-What is your outlook on the current state of hip hop?
It is devoid of stubstance. Hip hop used to be about passion, poetry and art. Look at KRS-One. Look at Rakim. Look at 2pac. These people put their soul into the music they put out. Their music represented something and was a way for them to express themselves. Today, music doesn’t represent anything except money, sex, drugs and clothes. I look at mainstream hip hop as the endpoint of a corporate machine. If you fit the stereotype that is projected to keep the masses dumbed down, then you get promoted and endorsed. You are essentially the outcome of picking randomly out of a box of millions to determine who the next generic street rapper is going to be. These artists get popular by way of forced promotion and as time passes, they get forgotten and so the cycle repeats itself. If an artist through this machine happens to come out and start rapping about something meaningful or relevant, they slowly start seeping back through the cracks and are trapped back underground. This is not to say that there aren’t any creative artists who are making names for themeselves, they are just managing themselves independently and building themselves without that commercial engine.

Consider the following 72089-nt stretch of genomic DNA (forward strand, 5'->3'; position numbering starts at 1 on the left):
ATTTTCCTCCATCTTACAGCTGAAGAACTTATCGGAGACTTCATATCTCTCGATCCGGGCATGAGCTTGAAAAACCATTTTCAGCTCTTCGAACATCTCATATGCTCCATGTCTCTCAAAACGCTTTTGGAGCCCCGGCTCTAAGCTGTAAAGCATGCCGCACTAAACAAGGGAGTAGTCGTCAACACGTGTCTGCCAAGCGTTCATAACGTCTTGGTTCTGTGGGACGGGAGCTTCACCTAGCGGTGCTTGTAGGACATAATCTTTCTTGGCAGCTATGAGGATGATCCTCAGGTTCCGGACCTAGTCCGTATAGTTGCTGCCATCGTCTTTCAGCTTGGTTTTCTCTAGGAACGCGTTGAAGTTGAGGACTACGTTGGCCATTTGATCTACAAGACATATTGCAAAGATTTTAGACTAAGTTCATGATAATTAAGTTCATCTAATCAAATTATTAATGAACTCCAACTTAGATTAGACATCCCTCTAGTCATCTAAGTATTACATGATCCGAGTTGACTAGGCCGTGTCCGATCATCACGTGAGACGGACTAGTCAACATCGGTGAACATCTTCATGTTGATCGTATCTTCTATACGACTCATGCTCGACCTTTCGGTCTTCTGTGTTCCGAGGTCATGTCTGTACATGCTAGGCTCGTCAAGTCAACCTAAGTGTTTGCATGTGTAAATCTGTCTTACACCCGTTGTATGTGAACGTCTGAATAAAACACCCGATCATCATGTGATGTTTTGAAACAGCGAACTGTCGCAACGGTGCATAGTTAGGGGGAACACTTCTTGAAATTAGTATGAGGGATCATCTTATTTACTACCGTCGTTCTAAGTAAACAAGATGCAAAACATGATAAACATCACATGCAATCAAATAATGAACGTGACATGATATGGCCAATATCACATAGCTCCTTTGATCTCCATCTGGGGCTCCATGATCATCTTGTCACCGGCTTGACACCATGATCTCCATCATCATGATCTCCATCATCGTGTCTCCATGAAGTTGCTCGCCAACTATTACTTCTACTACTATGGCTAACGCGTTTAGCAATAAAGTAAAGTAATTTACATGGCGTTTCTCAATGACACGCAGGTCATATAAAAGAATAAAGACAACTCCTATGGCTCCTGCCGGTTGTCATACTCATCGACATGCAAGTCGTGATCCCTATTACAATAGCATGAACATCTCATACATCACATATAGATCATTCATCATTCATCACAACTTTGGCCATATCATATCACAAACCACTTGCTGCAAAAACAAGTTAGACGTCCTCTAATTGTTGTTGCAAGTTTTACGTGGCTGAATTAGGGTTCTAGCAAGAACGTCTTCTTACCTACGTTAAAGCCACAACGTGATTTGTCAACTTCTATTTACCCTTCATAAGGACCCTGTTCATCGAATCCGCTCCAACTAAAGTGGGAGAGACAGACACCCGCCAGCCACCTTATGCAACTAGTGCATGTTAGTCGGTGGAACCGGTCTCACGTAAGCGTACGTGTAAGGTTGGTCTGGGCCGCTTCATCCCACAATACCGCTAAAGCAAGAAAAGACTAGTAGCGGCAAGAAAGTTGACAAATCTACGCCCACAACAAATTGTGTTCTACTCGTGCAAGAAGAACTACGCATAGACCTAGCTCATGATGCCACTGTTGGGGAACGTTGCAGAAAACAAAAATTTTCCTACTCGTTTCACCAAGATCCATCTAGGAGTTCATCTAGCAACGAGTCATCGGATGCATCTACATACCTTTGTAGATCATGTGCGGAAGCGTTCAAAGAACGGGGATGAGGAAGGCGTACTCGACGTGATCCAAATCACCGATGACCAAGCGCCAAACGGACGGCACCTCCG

-What inspires you to write your songs?
Lazarus is an alter-ego for me. He is the Superman to my Clark Kent. When Clark Kent sees something troubling occur in his environment, he runs to the phone booth to transform into Superman who then comes to save the day. That’s Lazarus. Whenever I see something going on in my surroundings, whether that be in music, something personal, political, or if I feel that a certain issue fails to be addressed, then Lazarus will arrive at the scene and do that which others are either incapable of or too afraid to do. He’s the side of me that says, “Never say never,” or “Do or die.” He raises my confidence sky-high and allows me to be my own savior. A real life superhero. So when I feel there’s a need for that person, I call him out.
-What is the common point between being a doctor and a rapper?
There isn’t a common point between being a doctor and a rapper, but I make one. Both fields, in their own respective ways, require an unbelievable amount of perseverance and persistence. They just so happen to be polar opposites in terms of career choice. When I am practicing medicine, my focus is entirely on the patient in front of me. Likewise, when I’m in the studio, my focus is solely on making the best music I can make. The initial